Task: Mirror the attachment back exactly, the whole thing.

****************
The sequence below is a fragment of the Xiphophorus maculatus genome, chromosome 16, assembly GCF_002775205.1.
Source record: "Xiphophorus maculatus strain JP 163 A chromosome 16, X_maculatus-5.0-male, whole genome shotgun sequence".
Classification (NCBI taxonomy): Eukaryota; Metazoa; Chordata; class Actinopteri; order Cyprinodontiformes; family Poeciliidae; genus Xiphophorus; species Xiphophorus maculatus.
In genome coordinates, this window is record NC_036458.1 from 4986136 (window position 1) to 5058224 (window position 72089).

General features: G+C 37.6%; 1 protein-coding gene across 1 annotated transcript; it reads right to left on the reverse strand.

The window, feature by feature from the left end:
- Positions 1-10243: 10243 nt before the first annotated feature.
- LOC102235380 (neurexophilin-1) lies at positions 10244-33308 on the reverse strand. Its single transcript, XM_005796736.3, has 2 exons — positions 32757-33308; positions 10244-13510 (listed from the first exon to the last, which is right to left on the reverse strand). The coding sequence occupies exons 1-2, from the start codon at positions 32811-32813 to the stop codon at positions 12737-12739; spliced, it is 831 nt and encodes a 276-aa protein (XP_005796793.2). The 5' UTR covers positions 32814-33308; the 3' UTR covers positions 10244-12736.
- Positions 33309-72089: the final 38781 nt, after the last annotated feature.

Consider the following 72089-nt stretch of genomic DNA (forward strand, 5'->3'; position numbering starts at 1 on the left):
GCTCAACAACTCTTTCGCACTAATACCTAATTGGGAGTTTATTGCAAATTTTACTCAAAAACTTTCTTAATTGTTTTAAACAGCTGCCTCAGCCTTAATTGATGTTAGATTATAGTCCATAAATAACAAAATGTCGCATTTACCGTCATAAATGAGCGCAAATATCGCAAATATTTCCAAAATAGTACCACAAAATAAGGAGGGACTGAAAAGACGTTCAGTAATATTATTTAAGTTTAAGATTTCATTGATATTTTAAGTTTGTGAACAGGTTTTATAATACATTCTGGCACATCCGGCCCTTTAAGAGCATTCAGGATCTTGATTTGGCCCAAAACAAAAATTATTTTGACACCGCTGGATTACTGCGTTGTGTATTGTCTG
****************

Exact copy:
The sequence below is a fragment of the Xiphophorus maculatus genome, chromosome 16, assembly GCF_002775205.1.
Source record: "Xiphophorus maculatus strain JP 163 A chromosome 16, X_maculatus-5.0-male, whole genome shotgun sequence".
Classification (NCBI taxonomy): Eukaryota; Metazoa; Chordata; class Actinopteri; order Cyprinodontiformes; family Poeciliidae; genus Xiphophorus; species Xiphophorus maculatus.
In genome coordinates, this window is record NC_036458.1 from 4986136 (window position 1) to 5058224 (window position 72089).

General features: G+C 37.6%; 1 protein-coding gene across 1 annotated transcript; it reads right to left on the reverse strand.

The window, feature by feature from the left end:
- Positions 1-10243: 10243 nt before the first annotated feature.
- LOC102235380 (neurexophilin-1) lies at positions 10244-33308 on the reverse strand. Its single transcript, XM_005796736.3, has 2 exons — positions 32757-33308; positions 10244-13510 (listed from the first exon to the last, which is right to left on the reverse strand). The coding sequence occupies exons 1-2, from the start codon at positions 32811-32813 to the stop codon at positions 12737-12739; spliced, it is 831 nt and encodes a 276-aa protein (XP_005796793.2). The 5' UTR covers positions 32814-33308; the 3' UTR covers positions 10244-12736.
- Positions 33309-72089: the final 38781 nt, after the last annotated feature.

Consider the following 72089-nt stretch of genomic DNA (forward strand, 5'->3'; position numbering starts at 1 on the left):
GCTCAACAACTCTTTCGCACTAATACCTAATTGGGAGTTTATTGCAAATTTTACTCAAAAACTTTCTTAATTGTTTTAAACAGCTGCCTCAGCCTTAATTGATGTTAGATTATAGTCCATAAATAACAAAATGTCGCATTTACCGTCATAAATGAGCGCAAATATCGCAAATATTTCCAAAATAGTACCACAAAATAAGGAGGGACTGAAAAGACGTTCAGTAATATTATTTAAGTTTAAGATTTCATTGATATTTTAAGTTTGTGAACAGGTTTTATAATACATTCTGGCACATCCGGCCCTTTAAGAGCATTCAGGATCTTGATTTGGCCCAAAACAAAAATTATTTTGACACCGCTGGATTACTGCGTTGTGTATTGTCTG